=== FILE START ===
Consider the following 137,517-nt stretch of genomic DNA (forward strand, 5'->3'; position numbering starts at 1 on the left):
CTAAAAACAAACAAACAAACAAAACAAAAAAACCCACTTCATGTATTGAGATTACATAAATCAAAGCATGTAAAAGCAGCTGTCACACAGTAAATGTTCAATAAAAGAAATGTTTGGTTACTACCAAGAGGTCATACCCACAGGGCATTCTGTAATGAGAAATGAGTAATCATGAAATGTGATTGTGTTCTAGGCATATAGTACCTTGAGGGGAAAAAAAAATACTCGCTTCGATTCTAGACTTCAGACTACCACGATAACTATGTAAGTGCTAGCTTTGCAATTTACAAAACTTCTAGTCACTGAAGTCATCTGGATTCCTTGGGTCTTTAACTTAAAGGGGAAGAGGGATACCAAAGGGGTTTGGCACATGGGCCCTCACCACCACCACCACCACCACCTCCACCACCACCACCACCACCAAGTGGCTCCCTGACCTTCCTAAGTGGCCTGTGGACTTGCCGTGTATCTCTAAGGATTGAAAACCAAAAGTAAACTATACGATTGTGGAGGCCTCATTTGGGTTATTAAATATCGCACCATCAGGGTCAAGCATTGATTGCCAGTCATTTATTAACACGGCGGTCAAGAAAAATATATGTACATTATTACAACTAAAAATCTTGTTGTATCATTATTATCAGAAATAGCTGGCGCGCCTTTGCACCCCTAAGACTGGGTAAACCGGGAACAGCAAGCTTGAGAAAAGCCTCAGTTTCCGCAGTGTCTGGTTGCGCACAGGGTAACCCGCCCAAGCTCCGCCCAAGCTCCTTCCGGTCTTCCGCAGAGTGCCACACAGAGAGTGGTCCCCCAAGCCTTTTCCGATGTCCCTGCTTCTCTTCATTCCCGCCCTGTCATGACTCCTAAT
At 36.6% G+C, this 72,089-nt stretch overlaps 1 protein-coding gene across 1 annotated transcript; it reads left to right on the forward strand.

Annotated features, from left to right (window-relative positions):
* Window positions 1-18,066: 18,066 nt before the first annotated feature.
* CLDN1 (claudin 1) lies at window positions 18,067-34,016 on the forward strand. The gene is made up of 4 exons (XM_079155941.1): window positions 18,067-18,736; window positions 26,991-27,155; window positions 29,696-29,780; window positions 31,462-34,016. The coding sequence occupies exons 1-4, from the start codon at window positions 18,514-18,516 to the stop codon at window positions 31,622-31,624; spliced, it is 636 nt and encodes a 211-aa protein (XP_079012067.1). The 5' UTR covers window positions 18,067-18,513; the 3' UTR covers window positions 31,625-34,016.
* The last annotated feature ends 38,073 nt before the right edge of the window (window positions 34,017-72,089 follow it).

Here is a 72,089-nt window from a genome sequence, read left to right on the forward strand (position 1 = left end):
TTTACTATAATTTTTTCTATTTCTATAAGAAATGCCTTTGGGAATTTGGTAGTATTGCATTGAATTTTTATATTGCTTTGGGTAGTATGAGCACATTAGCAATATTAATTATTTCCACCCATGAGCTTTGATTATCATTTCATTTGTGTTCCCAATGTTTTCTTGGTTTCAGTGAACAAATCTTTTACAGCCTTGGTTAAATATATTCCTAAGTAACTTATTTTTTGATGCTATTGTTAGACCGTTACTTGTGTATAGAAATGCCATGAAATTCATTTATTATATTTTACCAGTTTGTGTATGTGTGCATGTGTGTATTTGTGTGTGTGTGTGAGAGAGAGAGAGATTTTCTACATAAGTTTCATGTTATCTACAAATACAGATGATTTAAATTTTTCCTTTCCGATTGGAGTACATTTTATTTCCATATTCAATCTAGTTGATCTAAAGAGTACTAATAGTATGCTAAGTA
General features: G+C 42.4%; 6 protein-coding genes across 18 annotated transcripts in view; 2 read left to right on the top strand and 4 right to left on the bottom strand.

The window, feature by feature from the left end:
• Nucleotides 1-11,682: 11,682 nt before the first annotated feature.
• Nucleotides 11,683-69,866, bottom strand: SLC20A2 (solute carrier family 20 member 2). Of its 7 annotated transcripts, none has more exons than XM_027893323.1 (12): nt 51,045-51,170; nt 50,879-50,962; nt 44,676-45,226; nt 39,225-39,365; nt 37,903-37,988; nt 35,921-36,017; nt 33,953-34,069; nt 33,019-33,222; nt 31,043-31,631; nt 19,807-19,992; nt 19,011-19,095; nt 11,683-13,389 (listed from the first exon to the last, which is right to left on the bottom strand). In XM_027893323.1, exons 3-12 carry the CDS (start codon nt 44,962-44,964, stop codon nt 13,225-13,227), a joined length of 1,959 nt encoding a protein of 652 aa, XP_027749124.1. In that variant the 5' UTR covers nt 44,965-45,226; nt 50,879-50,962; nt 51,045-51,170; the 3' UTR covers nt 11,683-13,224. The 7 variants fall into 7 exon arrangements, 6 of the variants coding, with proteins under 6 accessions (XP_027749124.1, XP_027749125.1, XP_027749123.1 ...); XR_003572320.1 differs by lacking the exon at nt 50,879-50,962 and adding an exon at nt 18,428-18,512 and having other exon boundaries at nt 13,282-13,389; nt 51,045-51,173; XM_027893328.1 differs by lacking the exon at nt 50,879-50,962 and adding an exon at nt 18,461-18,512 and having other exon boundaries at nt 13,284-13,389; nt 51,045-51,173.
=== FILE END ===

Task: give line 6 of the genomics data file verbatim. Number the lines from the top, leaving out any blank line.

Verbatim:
* CLDN1 (claudin 1) lies at window positions 18,067-34,016 on the forward strand. The gene is made up of 4 exons (XM_079155941.1): window positions 18,067-18,736; window positions 26,991-27,155; window positions 29,696-29,780; window positions 31,462-34,016. The coding sequence occupies exons 1-4, from the start codon at window positions 18,514-18,516 to the stop codon at window positions 31,622-31,624; spliced, it is 636 nt and encodes a 211-aa protein (XP_079012067.1). The 5' UTR covers window positions 18,067-18,513; the 3' UTR covers window positions 31,625-34,016.